detects pancreatitis in dogs.
For cats, “a relatively reliable diagnostic indicator for the disorder is the feline pancreatic lipase immunoreactive (fPLI) test, developed at Texas A&M, which will accurately measure the amount of the digestive enzyme lipase that is present in an affected cat’s pancreas. (In pancreatitis, the level of lipase in the organ rises significantly.) Unfortunately, this test can be run in only a few laboratories in the U.S., and results may not be available quickly enough to help a seriously afflicted cat.”
“At present, the only achievable and fully reliable diagnosis of pancreatitis can be made through a biopsy of the patient’s pancreatic tissue. And even this procedure has its drawbacks for a cat that is critically ill; surgical removal of pancreatic tissue, for example, could prompt further inflammation in the organ.” Richard Goldstein, DVM, DACVIM, DECVIM-CA, Executive Director and Chief Medical Officer of U.S. Diagnostics at Zoetis.
Dr. Goldstein recommends beginning treatment for pancreatitis based on other criteria if
a biopsy is not feasible.
Treatment is limited to intravenous fluids, antibiotics, anti-vomiting drugs, pain medication,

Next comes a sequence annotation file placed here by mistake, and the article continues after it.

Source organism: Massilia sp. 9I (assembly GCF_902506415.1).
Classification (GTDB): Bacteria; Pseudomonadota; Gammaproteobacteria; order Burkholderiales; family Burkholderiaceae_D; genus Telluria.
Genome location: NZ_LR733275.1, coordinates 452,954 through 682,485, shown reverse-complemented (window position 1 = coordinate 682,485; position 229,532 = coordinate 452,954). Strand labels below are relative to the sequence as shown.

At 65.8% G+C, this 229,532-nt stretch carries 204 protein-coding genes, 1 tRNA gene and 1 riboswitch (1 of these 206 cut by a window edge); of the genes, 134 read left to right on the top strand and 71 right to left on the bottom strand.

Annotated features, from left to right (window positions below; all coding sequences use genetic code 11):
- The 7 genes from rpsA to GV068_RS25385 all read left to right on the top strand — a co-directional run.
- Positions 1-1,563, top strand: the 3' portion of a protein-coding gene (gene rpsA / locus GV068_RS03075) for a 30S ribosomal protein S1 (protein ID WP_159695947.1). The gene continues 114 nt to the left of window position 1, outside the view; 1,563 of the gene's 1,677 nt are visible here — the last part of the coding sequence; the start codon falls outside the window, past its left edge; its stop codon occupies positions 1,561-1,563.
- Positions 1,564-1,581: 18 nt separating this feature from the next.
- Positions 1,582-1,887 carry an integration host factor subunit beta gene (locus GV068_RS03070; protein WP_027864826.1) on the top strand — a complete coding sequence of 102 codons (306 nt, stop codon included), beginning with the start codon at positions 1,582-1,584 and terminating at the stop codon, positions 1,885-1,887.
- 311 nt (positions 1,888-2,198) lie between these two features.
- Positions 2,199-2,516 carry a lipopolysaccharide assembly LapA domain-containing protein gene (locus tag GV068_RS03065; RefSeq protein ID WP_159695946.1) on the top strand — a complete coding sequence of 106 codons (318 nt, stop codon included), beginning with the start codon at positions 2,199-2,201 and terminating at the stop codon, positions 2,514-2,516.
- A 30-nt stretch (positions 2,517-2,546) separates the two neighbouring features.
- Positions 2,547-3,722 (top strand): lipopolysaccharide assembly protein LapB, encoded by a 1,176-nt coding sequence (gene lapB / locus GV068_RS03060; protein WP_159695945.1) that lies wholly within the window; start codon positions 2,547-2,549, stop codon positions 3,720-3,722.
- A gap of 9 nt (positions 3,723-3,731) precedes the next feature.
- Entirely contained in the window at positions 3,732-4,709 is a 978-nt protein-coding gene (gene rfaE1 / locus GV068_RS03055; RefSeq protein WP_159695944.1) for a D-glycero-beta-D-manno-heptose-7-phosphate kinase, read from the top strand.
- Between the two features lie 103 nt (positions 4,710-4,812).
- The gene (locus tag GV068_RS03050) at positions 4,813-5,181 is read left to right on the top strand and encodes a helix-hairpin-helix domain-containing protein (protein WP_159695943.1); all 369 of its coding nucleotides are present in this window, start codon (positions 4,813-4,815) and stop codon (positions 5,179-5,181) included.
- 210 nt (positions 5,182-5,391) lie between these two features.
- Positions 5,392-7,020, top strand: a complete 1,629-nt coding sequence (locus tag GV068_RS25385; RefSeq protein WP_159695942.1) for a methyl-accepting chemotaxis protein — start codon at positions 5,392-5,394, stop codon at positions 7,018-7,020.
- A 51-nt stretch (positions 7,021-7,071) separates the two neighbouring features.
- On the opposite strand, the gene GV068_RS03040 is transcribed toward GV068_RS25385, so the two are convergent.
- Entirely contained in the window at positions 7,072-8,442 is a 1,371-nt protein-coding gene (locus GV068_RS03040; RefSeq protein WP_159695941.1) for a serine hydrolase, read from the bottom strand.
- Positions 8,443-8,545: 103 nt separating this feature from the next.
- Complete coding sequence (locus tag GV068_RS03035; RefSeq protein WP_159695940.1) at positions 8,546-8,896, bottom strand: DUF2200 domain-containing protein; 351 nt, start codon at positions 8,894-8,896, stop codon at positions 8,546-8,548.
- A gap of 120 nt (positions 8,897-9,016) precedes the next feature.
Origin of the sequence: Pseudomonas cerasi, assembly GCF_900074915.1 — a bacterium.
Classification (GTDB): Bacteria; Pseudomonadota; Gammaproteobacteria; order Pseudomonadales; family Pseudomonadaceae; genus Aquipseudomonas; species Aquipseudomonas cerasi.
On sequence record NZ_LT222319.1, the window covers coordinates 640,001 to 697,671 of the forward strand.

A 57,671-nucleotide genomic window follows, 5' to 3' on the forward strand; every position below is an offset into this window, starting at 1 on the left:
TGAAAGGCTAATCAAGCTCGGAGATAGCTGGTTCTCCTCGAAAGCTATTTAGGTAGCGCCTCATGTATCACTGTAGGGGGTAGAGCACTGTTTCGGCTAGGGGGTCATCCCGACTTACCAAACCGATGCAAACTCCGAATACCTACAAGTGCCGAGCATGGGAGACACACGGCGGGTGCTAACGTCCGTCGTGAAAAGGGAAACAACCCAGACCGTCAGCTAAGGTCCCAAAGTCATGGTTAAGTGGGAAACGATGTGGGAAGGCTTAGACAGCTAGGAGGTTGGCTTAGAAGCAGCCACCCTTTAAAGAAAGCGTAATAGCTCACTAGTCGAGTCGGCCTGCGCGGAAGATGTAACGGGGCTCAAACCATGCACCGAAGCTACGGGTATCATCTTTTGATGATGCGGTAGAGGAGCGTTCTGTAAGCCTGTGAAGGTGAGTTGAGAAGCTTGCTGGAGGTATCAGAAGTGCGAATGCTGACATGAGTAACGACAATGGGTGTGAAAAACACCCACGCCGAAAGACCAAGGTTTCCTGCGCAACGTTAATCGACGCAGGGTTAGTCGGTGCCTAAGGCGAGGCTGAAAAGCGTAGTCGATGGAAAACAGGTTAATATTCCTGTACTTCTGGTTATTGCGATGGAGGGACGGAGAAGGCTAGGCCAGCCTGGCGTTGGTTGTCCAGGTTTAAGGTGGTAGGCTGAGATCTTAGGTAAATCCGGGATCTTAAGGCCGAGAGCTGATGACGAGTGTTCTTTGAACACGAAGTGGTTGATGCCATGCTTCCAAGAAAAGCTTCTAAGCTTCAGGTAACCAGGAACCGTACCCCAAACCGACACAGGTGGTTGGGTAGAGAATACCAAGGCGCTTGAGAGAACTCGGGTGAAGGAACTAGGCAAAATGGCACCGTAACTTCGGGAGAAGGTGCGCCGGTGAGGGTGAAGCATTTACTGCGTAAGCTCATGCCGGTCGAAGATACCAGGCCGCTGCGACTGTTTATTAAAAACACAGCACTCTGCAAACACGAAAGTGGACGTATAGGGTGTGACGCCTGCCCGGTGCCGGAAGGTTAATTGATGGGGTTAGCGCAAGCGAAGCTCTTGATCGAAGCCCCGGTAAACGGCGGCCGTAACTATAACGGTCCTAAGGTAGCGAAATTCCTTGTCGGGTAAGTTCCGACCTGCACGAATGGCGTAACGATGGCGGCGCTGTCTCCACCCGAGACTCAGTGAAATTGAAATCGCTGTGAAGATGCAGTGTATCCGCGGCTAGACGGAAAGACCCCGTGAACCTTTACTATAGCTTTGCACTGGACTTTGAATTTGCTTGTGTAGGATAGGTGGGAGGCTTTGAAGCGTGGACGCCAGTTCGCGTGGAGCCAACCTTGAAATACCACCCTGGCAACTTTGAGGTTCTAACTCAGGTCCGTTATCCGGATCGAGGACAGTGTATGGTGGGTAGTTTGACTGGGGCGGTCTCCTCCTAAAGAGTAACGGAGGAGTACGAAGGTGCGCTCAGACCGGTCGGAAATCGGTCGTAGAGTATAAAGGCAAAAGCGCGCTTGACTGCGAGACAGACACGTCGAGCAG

and electrolyte supplements to support the body as it heals itself. Sometimes hospitalization
and/or surgery may be required.
If your pet has had or is suspected of having pancreatitis, change over to a low-fat diet, and
decrease body weight, if they are overweight. Avoid giving too many treats, especially treats
containing fat. It is critical to avoid ANY fatty human foods such as meat, cheeses, etc. Consult your veterinarian for specific instructions on what to feed your pet as they know your
pet's health and history.
Once a pet has had pancreatitis they are more likely to have another bout and each time they have pancreatitis their prospects of recovery diminish. It is critical that you adhere to your veterinarian's instructions and to your pet's diet restrictions. Remember it is up to you to
keep them safe and healthy.